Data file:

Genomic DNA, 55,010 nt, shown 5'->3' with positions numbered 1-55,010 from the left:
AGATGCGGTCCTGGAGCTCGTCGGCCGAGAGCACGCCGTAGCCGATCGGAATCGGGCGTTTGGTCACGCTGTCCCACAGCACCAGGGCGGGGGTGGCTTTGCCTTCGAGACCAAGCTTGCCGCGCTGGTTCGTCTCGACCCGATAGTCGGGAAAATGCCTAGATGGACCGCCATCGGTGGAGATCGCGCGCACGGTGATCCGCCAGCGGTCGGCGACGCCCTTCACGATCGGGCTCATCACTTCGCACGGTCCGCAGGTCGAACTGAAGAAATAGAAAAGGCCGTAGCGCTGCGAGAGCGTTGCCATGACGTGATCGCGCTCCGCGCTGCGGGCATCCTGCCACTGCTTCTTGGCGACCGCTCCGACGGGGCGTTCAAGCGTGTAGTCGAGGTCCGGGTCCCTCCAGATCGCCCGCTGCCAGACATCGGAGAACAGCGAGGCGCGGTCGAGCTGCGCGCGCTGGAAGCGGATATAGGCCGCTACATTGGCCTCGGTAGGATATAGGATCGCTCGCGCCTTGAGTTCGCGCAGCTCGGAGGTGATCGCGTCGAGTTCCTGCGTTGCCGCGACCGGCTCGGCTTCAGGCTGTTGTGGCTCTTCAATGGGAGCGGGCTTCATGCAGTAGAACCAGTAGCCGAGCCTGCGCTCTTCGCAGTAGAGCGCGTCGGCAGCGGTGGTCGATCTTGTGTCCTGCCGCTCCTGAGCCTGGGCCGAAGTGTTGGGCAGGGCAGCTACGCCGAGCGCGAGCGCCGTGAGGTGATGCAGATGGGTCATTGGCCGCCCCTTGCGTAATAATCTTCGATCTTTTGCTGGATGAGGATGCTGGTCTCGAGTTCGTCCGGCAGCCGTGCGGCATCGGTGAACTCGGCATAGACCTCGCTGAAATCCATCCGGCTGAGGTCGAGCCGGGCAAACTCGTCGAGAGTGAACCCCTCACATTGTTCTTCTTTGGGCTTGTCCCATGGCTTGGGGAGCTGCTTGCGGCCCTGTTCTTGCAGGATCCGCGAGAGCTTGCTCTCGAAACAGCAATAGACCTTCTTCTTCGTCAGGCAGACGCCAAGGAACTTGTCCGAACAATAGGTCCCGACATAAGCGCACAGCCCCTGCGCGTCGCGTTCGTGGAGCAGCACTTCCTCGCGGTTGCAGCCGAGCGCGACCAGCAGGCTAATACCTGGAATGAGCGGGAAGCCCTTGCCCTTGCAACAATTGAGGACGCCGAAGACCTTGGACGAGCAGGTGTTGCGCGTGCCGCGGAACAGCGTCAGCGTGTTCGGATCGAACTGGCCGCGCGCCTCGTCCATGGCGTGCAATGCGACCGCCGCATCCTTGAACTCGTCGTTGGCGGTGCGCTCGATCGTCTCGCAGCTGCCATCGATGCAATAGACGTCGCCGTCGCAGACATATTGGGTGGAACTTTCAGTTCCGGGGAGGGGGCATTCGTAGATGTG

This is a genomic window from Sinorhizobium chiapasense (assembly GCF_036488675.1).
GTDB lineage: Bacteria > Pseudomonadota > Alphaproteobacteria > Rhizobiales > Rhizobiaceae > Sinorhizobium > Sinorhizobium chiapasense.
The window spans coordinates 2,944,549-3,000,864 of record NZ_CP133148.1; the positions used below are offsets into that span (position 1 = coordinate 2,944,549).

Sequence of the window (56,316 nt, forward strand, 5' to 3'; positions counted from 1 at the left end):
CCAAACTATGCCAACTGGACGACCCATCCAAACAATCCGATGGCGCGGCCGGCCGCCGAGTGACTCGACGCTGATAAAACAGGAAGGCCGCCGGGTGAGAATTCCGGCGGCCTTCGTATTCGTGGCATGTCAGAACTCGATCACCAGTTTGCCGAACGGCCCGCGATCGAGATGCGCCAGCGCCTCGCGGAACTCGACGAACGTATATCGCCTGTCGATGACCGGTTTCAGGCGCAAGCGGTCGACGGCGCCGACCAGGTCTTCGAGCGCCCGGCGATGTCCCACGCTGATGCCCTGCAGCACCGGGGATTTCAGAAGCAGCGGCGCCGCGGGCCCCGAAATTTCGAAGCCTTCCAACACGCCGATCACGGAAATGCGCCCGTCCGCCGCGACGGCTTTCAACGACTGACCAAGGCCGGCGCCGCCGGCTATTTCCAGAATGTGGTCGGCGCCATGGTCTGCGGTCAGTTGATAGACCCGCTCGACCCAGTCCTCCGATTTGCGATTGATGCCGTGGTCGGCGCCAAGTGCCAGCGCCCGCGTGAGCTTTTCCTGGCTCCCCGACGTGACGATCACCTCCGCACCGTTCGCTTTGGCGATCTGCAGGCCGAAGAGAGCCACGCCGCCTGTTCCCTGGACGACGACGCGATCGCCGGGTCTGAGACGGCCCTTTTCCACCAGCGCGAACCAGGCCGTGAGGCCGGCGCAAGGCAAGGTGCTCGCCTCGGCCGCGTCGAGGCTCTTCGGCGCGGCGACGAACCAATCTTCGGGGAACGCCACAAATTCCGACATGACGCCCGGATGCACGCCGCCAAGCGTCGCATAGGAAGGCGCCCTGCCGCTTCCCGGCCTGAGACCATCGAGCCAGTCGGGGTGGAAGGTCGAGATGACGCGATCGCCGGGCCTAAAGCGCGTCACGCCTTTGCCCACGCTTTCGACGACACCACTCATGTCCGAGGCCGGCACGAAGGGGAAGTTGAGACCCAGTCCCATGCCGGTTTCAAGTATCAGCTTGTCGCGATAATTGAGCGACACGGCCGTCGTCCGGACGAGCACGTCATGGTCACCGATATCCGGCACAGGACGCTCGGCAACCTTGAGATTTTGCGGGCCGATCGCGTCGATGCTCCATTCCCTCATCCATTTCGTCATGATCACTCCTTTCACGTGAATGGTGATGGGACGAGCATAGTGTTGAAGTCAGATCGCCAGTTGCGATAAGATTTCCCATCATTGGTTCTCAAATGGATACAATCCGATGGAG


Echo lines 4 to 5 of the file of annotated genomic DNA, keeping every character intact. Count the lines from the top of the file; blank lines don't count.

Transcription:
GTDB lineage: Bacteria > Pseudomonadota > Alphaproteobacteria > Rhizobiales > Rhizobiaceae > Sinorhizobium > Sinorhizobium chiapasense.
The window spans coordinates 2,944,549-3,000,864 of record NZ_CP133148.1; the positions used below are offsets into that span (position 1 = coordinate 2,944,549).